Here's a quick calculation, using the rules of QPP (similar to CPP, except that the dropout provision is 15%).

Retire at 60 (or before).

Option 1: Take early QPP at age 60 and get $P60 per year.

Option 2: Wait until 65 to draw on QPP. How much does one get?

$P60 is 25% of the average for 85% of the highest insurable wages between ages 18 and 60, minus 36% (early withdrawal penalty). This means that the total of retained insurable wages over (0.85 X (60-18)) = 35.7 years was TI = $P60 X 4 X 35.7 / (1 - .36) = $P60 X 223.125

At age 65, one gets 25% of the average for 85% of the highest insurable wages between ages 18 and 65. As the retiree gets $0 in wages between ages 60 and 65, and assuming he had already dropped all low-wage years at 60 (that's the worst-case scenario), also assuming that wage inflation is equal to CPI inflation (it is usually 1% higher, so I'm drawing a worst than normal scenario) we get:

$P65 = .25 X ($P60 X 223.125) / (0.85 X (65 - 18)) = $P60 X 1.396276596

Option 3: Wait until 70 to draw on QPP. How much does one get?

Note that, unlike CPP, QPP has no provision to drop the $0 wage between ages 65 and 70. But, it shares the same 42% bonus.

$P70 = .25 X ($P60 X 223.125) / (0.85 X (70 - 18)) X (1 + .42) = $P60 X 1.792067308


In summary, for retirement at age 60 or earlier, one can increase the QPP pension 40% by waiting to age 65, or 80% by waiting to age 70, an average of 8% per year in the worst case.

For CPP, assuming a 17% drop out provision between 18 and 65, and a 100% drop out provision between 65 and 70, I get:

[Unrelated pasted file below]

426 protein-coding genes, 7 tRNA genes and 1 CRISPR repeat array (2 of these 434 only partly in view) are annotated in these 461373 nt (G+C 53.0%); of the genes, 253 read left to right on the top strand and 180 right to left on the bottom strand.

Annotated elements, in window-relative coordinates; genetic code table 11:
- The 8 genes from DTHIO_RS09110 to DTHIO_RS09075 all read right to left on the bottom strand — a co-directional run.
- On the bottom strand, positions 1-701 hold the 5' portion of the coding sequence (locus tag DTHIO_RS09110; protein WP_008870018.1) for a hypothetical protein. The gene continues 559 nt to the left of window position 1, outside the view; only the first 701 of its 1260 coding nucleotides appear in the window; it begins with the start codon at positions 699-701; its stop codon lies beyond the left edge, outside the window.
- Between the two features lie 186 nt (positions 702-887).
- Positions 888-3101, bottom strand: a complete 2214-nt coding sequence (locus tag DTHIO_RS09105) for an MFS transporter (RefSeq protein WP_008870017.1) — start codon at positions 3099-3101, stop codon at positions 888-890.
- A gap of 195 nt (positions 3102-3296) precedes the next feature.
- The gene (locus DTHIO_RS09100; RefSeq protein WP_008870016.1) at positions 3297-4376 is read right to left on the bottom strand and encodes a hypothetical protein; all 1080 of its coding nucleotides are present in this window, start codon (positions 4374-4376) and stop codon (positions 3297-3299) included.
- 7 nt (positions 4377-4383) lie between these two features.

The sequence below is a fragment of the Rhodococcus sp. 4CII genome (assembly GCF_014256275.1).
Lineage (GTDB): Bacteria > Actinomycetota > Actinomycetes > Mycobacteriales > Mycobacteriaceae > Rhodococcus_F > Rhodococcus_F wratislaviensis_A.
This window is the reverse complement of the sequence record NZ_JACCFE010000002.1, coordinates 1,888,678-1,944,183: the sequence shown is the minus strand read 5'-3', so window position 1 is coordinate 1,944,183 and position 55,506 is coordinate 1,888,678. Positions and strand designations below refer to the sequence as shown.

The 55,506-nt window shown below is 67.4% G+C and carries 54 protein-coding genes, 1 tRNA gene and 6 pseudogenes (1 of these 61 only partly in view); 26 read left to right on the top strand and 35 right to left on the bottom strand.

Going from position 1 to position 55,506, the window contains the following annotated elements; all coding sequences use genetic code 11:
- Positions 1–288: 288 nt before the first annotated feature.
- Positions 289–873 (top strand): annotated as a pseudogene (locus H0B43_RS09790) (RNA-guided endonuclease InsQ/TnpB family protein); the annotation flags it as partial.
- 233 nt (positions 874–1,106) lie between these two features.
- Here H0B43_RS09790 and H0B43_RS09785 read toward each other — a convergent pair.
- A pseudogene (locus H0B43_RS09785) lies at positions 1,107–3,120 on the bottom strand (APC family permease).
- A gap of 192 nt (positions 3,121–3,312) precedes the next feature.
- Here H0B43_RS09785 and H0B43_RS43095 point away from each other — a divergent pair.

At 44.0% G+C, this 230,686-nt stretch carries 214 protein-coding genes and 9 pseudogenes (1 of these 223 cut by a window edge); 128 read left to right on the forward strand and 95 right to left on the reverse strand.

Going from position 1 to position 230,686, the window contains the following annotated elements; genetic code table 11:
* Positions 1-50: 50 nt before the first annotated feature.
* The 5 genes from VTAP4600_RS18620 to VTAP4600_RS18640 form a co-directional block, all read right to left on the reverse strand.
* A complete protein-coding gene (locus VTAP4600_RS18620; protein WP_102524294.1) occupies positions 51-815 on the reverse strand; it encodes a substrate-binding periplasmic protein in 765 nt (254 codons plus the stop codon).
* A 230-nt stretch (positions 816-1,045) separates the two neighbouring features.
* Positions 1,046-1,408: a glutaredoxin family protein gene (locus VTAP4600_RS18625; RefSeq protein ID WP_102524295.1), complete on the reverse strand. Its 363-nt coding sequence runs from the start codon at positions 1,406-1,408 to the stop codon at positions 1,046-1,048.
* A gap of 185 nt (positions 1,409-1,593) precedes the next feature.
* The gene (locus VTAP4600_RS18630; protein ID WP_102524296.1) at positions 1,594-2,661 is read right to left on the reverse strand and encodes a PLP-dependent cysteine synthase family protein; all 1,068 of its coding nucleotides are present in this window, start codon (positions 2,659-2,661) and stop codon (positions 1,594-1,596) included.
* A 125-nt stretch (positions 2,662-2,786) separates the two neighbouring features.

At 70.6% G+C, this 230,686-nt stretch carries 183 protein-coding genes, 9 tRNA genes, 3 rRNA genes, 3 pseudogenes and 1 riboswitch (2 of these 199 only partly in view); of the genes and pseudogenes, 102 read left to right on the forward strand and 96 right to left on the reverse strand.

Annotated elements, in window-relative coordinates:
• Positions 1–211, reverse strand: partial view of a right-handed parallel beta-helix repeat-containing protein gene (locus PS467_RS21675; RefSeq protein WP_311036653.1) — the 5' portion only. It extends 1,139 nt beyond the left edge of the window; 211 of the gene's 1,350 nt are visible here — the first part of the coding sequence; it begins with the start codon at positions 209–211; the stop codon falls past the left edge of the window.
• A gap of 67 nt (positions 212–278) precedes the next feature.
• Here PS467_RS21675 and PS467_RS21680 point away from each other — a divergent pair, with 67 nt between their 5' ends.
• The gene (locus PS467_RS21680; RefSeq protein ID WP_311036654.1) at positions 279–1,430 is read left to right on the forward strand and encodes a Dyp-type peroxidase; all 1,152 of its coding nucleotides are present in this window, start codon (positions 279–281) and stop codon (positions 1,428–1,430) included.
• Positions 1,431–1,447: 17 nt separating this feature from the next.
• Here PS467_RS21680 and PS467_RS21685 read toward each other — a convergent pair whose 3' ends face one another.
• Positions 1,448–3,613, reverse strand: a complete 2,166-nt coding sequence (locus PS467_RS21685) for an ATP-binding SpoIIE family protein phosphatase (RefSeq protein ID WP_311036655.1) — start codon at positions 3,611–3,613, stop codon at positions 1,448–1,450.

For retirement at age 60 or earlier, one can increase the CPP pension 40% by waiting to age 65, or 100% by waiting to age 70 (more exactly, 98.2712766% higher than at age 60).

That's the worst-case scenario. If one has additional wages that were dropped by the age 60 calculation, or if wage inflation continues to outpace CPI inflation by 1%, the increases would be higher.
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Re: Clippings 2017

Post by longinvest » 11 Mar 2017 13:16

Of course, I am assuming the new rules, with a 36% penalty at age 60 and a 42% bonus at age 70. Previously, the age 60 penalty was lower and there was no provision to wait until age 70.
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Re: Clippings 2017

Post by longinvest » 11 Mar 2017 13:57

Let's factor in a 1% wage increase above inflation and a 2% inflation. This means that someone retiring at 60 (or earlier) can get a CPP pension that is 62%* higher (in nominal terms) by waiting 5 years from 60 to 65, a 12.5% per year bonus! One can increase the pension by another 66%**, a 13% per year bonus, by waiting an additional 5 years until age 70.

That looks pretty good to me.

* (1.01^5 X 1.02^5 X (1 + 40%)) - 1
** (1.01^5 X 1.02^5 X ((1 + 100%) / (1 + 40%))) - 1
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Re: Clippings 2017

Post by StuBee » 11 Mar 2017 15:30

longinvest wrote:For retirement at age 60 or earlier, one can increase the CPP pension 40% by waiting to age 65, or 100% by waiting to age 70 (more exactly, 98.2712766% higher than at age 60).
I think that you are saying that taking QPP at age 70 will give double what you would have if you take it at age 60.

I think that this means that the "I take my pension at age 70" will catch up (in total dollars received) to the "I take may pension at age 60" when the pensioner is 80 years old.

There is an obvious risk in this scenario: Death
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Re: Clippings 2017

Post by longinvest » 11 Mar 2017 15:39

StuBee wrote:
longinvest wrote:For retirement at age 60 or earlier, one can increase the CPP pension 40% by waiting to age 65, or 100% by waiting to age 70 (more exactly, 98.2712766% higher than at age 60).
I think that you are saying that taking QPP at age 70 will give double what you would have if you take it at age 60.
Right. And if you add the 1% wage inflation above CPI inflation, the (CPI inflation-adjusted) bonus becomes 120%.